Missing Women inquiry chief on leave during probe
The decision to have John Boddie, the executive director of the Missing Women Commission of Inquiry, go on temporary leave should not be interpreted as meaning he was found to have behaved improperly, a lawyer advising the probe said Friday.
Peter Gall, one of two lawyers retained to examine new anonymous allegations about sexism and conflict among inquiry staff, said he recommended Boddie go on leave to ensure there could be no perception of any interference with the investigation. “This is not to suggest that Mr. Boddie would ever engage in such interference,” said Gall in a media statement.
Boddie, a former Vancouver police officer, went on paid leave as of Monday. It is unknown how long the investigation would take.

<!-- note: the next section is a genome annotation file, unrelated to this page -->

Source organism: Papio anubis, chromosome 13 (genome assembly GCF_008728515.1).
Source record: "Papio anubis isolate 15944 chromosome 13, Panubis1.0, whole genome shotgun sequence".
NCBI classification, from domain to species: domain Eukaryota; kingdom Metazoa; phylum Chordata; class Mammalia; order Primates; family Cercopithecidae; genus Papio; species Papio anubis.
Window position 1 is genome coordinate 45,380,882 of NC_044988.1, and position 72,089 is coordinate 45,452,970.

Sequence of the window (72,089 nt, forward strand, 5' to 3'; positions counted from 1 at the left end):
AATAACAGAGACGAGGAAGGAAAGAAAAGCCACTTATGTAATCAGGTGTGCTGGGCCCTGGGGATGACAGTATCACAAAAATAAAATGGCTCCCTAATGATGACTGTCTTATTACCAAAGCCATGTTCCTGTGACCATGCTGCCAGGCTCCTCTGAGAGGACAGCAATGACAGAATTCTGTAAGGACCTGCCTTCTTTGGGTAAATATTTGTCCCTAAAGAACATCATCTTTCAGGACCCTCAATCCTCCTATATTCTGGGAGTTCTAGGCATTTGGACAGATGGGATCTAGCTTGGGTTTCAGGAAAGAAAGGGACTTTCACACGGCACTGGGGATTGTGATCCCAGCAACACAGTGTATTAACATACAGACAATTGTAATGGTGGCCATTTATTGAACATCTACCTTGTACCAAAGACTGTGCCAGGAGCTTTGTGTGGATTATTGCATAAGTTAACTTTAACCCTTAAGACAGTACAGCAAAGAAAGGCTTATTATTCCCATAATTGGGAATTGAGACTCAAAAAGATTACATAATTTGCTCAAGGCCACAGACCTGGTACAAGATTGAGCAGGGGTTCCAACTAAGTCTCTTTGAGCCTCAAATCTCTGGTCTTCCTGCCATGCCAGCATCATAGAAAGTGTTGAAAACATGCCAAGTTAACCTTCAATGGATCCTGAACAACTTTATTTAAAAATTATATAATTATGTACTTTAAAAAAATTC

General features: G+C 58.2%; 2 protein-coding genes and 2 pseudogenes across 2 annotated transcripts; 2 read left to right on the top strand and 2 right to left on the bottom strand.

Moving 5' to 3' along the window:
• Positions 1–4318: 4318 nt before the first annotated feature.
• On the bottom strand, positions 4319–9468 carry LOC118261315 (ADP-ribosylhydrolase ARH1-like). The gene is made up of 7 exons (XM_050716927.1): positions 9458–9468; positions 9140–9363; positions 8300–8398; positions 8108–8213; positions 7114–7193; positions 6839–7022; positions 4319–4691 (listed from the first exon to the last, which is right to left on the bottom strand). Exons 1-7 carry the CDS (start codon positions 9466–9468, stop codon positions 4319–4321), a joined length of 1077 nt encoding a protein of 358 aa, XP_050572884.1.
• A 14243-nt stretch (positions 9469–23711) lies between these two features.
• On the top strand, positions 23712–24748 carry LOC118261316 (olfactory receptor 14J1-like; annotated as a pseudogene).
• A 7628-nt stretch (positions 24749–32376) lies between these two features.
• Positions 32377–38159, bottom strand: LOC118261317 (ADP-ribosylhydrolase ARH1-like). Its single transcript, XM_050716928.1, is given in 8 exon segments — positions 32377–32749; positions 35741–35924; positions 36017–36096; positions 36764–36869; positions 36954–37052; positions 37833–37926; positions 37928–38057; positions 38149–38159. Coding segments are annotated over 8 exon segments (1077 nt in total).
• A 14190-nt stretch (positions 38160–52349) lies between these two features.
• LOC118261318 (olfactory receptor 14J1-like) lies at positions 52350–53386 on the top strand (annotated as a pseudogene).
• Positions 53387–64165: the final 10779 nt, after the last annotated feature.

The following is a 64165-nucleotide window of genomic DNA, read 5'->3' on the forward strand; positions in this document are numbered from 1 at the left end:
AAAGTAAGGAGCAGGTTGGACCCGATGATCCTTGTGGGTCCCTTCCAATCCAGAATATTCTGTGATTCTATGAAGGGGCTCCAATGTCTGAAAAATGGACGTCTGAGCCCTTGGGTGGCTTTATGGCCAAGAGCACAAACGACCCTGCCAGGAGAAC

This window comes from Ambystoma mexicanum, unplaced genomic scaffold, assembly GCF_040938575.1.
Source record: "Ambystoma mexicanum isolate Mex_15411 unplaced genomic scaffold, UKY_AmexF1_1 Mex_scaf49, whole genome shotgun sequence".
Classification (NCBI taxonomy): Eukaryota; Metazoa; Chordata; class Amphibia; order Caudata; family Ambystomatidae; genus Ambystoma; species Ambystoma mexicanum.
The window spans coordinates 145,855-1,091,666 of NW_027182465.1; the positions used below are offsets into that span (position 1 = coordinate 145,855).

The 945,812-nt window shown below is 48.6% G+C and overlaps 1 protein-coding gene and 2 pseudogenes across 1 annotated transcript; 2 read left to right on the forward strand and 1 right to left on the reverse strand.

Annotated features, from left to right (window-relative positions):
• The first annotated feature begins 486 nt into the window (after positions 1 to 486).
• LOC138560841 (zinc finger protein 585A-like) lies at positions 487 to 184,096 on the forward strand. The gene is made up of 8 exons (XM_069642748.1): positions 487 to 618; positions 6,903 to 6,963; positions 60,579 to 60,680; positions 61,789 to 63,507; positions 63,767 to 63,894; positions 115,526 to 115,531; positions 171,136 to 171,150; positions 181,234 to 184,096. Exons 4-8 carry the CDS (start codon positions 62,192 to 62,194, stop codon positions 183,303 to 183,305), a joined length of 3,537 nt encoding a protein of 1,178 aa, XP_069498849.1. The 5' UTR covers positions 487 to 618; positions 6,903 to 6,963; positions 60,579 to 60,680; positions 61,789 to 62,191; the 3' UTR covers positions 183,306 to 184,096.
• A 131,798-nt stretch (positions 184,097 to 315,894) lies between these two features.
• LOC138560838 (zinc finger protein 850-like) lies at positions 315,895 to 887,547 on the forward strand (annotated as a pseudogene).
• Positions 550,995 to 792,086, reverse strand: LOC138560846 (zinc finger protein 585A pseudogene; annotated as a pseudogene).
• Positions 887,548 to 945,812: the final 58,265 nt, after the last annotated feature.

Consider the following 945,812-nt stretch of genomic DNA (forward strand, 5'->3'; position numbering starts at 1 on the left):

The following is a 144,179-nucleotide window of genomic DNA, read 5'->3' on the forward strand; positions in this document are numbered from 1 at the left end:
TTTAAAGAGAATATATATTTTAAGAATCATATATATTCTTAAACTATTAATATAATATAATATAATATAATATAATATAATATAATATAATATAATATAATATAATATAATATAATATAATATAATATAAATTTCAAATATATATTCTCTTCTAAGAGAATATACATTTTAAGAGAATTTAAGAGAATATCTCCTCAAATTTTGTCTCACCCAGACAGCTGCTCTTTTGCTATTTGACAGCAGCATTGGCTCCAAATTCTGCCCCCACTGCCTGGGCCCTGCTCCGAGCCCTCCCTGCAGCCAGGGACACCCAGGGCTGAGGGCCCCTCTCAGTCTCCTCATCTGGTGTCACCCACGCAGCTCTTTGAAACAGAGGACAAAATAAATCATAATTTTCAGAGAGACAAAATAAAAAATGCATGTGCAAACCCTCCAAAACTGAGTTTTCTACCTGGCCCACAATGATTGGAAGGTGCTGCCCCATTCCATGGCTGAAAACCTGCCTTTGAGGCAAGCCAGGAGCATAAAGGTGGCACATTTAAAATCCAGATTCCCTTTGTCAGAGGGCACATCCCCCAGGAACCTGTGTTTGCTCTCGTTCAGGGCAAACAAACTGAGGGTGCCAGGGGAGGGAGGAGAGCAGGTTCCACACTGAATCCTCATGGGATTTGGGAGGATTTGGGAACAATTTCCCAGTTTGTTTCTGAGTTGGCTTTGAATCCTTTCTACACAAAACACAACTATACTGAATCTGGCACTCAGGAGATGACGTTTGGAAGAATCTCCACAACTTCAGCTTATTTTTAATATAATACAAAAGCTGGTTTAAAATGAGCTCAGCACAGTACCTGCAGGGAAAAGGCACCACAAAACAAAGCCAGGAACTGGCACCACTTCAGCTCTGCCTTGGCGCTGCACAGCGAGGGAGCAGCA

“I want to emphasize that Mr. Boddie has contributed greatly to the work of the Commission, and it is most unfortunate that his leave from his position is being interpreted in some quarters as a finding of wrongdoing on his part,” Gall said.
Gall said the leave was felt to be in the best interests of the inquiry during an investigation of allegations made this week in two National Post stories. The Post quoted anonymous sources who no longer worked for the inquiry, who said sexist and demeaning remarks were made in the inquiry office about sex workers.